Command Hallucinations, Compliance, and Risk Assessment

K. Hersh, R. Borum, Journal of the American Academy of Psychiatry and the Law, 1998, 26, 353–359.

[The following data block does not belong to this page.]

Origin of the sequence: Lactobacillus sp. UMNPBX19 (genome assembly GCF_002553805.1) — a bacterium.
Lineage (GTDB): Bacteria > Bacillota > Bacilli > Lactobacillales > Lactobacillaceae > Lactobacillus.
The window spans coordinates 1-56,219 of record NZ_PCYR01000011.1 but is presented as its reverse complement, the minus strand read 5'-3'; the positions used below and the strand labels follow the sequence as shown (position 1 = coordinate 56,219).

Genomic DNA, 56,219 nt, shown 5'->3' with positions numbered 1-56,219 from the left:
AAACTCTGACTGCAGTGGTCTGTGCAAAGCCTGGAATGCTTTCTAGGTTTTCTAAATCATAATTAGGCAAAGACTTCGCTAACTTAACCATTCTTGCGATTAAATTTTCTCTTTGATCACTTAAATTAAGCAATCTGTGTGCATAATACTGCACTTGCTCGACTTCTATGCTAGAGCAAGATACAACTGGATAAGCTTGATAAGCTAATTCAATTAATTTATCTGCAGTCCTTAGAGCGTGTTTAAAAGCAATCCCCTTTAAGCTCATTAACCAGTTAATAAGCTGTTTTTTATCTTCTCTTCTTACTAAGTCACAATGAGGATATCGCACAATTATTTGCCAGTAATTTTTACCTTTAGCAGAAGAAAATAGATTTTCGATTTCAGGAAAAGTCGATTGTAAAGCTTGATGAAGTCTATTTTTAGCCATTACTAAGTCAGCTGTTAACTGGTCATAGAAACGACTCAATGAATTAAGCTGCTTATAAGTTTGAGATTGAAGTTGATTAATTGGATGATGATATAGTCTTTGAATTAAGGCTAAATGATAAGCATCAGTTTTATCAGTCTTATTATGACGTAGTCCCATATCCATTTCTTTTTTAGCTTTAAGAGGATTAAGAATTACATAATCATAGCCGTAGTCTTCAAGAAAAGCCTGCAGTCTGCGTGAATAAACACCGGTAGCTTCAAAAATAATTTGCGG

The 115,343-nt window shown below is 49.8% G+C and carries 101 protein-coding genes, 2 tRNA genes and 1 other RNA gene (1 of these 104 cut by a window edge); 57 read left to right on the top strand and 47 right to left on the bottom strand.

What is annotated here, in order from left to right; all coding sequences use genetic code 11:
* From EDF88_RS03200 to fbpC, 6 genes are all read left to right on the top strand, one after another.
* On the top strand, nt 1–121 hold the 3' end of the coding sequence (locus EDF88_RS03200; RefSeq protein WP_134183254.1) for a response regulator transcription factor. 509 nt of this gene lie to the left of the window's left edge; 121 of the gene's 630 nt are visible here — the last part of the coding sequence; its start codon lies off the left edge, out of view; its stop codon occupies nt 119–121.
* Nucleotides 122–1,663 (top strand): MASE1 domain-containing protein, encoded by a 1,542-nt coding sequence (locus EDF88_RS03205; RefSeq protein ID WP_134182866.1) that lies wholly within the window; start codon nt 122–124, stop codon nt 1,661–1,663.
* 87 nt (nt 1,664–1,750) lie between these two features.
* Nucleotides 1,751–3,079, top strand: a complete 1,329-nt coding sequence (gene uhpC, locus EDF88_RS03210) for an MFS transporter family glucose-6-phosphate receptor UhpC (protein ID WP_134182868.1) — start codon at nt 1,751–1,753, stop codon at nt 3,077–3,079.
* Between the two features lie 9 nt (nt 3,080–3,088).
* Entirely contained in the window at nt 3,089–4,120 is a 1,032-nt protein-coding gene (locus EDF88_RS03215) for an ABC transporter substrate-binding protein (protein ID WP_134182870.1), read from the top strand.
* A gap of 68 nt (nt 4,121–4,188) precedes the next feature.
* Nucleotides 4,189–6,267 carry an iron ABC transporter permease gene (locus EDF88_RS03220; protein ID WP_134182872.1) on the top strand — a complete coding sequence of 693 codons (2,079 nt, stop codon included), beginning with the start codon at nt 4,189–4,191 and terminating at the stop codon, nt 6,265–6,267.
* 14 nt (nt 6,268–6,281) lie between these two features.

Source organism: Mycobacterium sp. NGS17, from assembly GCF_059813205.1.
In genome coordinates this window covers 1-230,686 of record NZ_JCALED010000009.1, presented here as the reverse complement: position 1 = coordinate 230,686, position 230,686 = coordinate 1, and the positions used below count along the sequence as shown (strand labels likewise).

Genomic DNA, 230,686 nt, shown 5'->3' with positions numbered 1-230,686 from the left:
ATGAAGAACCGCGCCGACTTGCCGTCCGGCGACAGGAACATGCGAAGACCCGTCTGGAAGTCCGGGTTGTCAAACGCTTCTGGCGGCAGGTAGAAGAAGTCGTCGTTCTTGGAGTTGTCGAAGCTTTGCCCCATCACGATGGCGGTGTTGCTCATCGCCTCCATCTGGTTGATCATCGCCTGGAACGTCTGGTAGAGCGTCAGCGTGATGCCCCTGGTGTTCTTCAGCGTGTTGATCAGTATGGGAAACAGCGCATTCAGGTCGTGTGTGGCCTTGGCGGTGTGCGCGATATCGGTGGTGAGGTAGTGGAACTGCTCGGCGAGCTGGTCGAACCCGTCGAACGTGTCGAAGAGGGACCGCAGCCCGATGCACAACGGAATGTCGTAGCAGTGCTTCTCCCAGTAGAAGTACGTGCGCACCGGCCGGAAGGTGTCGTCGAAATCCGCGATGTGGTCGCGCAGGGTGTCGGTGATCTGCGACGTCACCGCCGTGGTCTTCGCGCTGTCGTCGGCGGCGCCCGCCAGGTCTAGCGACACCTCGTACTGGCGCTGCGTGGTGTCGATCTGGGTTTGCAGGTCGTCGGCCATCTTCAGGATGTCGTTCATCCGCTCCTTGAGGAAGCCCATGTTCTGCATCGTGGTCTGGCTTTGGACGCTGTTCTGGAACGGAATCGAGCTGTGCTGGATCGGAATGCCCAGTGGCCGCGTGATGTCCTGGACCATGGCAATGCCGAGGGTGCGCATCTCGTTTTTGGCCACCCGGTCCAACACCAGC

Abstract: Command hallucinations are auditory hallucinations that instruct a patient to act in specific ways; these commands can range in seriousness from innocuous to life-threatening. This article summarizes two areas of research regarding command hallucinations: rates of compliance with command hallucinations; and factors associated with compliance. Researchers have reported rates of compliance ranging from 39.2 percent to 88.5 percent. Compliance has not been consistently related to dangerousness of commands. Instead, research suggests that individuals are more likely to comply with commands if they recognize the hallucinated voice and if their hallucinations are related to a delusion. Implications for risk assessment are discussed in light of the research.